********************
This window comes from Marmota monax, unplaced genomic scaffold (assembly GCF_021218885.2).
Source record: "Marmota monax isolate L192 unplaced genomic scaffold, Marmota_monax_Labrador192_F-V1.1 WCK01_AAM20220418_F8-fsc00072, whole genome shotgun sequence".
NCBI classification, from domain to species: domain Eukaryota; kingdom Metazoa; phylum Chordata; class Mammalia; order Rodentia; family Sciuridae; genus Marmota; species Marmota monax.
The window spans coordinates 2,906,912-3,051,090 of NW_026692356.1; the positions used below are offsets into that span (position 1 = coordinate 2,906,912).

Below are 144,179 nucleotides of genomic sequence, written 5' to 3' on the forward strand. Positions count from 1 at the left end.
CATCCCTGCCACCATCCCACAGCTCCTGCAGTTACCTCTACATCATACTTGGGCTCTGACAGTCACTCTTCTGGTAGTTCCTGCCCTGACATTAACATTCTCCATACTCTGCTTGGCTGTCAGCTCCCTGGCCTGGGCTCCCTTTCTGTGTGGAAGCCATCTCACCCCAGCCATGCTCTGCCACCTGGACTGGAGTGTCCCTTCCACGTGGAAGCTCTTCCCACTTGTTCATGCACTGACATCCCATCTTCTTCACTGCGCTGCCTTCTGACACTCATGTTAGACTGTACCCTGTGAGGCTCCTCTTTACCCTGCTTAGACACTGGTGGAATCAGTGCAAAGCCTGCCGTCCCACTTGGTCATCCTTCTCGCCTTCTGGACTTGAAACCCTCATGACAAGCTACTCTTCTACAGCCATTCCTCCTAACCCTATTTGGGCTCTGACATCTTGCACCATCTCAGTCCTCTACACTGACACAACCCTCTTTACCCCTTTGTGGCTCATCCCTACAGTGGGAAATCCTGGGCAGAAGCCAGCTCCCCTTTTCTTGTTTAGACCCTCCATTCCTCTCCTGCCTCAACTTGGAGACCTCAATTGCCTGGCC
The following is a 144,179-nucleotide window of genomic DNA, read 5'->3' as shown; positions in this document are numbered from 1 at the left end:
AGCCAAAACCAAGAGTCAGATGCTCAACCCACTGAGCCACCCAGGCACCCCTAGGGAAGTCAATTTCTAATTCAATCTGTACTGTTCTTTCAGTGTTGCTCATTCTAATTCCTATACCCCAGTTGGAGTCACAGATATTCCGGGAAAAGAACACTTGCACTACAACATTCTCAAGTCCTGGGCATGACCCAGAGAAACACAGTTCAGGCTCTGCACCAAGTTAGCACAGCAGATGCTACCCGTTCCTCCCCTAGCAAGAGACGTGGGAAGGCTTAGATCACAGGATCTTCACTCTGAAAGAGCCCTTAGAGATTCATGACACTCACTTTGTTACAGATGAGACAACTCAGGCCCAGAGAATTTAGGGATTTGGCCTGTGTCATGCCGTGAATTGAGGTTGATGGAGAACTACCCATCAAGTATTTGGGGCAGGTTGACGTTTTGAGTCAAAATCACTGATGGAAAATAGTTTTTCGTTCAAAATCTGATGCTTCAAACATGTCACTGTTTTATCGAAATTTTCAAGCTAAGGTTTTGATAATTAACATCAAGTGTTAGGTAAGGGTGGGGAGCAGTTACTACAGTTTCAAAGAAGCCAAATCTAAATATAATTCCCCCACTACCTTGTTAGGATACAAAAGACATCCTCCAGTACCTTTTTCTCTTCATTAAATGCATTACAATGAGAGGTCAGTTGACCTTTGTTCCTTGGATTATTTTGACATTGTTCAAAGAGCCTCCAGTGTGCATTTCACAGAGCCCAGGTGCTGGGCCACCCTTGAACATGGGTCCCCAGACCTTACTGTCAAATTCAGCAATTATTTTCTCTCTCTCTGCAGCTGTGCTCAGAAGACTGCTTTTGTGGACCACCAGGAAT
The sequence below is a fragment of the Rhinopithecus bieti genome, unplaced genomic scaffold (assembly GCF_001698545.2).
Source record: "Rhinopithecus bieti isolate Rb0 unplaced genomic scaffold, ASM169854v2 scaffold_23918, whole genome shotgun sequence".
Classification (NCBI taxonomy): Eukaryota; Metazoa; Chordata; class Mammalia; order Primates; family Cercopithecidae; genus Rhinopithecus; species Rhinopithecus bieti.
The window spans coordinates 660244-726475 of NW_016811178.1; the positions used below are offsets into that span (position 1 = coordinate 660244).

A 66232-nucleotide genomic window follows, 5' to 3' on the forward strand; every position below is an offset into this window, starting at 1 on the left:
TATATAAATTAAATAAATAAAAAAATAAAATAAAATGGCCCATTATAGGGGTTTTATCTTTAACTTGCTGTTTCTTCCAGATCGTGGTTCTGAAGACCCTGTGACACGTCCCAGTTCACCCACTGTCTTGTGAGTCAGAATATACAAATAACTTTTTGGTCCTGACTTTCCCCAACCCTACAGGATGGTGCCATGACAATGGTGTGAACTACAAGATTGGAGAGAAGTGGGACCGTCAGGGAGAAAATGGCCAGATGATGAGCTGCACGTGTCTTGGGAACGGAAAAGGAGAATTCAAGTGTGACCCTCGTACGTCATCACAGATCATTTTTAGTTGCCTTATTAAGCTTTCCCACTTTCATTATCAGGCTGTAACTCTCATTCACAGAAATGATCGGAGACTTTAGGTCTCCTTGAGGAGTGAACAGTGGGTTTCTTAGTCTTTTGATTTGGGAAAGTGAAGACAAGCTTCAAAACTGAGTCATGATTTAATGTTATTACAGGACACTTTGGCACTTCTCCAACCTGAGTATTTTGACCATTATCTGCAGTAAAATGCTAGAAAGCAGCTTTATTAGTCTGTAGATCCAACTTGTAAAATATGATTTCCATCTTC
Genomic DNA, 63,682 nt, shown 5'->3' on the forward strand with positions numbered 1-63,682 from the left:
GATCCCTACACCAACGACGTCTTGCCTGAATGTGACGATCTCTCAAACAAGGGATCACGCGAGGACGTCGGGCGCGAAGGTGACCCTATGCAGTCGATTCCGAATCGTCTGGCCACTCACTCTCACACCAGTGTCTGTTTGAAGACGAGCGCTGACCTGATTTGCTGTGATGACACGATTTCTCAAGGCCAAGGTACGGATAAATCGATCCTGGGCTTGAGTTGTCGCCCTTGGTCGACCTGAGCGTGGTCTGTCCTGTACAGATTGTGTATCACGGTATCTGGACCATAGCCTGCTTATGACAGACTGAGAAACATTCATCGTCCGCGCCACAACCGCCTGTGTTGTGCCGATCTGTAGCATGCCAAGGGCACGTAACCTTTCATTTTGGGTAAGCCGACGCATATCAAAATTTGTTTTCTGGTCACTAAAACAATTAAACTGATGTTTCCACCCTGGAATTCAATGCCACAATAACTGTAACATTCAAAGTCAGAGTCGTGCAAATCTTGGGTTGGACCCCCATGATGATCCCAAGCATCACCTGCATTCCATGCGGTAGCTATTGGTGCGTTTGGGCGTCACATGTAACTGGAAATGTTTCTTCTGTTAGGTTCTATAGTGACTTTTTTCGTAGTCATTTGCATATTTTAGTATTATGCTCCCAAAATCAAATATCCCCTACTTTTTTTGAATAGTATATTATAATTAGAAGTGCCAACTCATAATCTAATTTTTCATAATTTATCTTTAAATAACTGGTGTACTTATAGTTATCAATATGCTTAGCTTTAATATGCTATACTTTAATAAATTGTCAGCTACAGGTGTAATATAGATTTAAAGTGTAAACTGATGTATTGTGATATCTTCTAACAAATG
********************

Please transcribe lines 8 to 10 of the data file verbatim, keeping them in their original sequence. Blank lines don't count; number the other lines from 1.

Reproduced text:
AGCCAAAACCAAGAGTCAGATGCTCAACCCACTGAGCCACCCAGGCACCCCTAGGGAAGTCAATTTCTAATTCAATCTGTACTGTTCTTTCAGTGTTGCTCATTCTAATTCCTATACCCCAGTTGGAGTCACAGATATTCCGGGAAAAGAACACTTGCACTACAACATTCTCAAGTCCTGGGCATGACCCAGAGAAACACAGTTCAGGCTCTGCACCAAGTTAGCACAGCAGATGCTACCCGTTCCTCCCCTAGCAAGAGACGTGGGAAGGCTTAGATCACAGGATCTTCACTCTGAAAGAGCCCTTAGAGATTCATGACACTCACTTTGTTACAGATGAGACAACTCAGGCCCAGAGAATTTAGGGATTTGGCCTGTGTCATGCCGTGAATTGAGGTTGATGGAGAACTACCCATCAAGTATTTGGGGCAGGTTGACGTTTTGAGTCAAAATCACTGATGGAAAATAGTTTTTCGTTCAAAATCTGATGCTTCAAACATGTCACTGTTTTATCGAAATTTTCAAGCTAAGGTTTTGATAATTAACATCAAGTGTTAGGTAAGGGTGGGGAGCAGTTACTACAGTTTCAAAGAAGCCAAATCTAAATATAATTCCCCCACTACCTTGTTAGGATACAAAAGACATCCTCCAGTACCTTTTTCTCTTCATTAAATGCATTACAATGAGAGGTCAGTTGACCTTTGTTCCTTGGATTATTTTGACATTGTTCAAAGAGCCTCCAGTGTGCATTTCACAGAGCCCAGGTGCTGGGCCACCCTTGAACATGGGTCCCCAGACCTTACTGTCAAATTCAGCAATTATTTTCTCTCTCTCTGCAGCTGTGCTCAGAAGACTGCTTTTGTGGACCACCAGGAAT
The sequence below is a fragment of the Rhinopithecus bieti genome, unplaced genomic scaffold (assembly GCF_001698545.2).
Source record: "Rhinopithecus bieti isolate Rb0 unplaced genomic scaffold, ASM169854v2 scaffold_23918, whole genome shotgun sequence".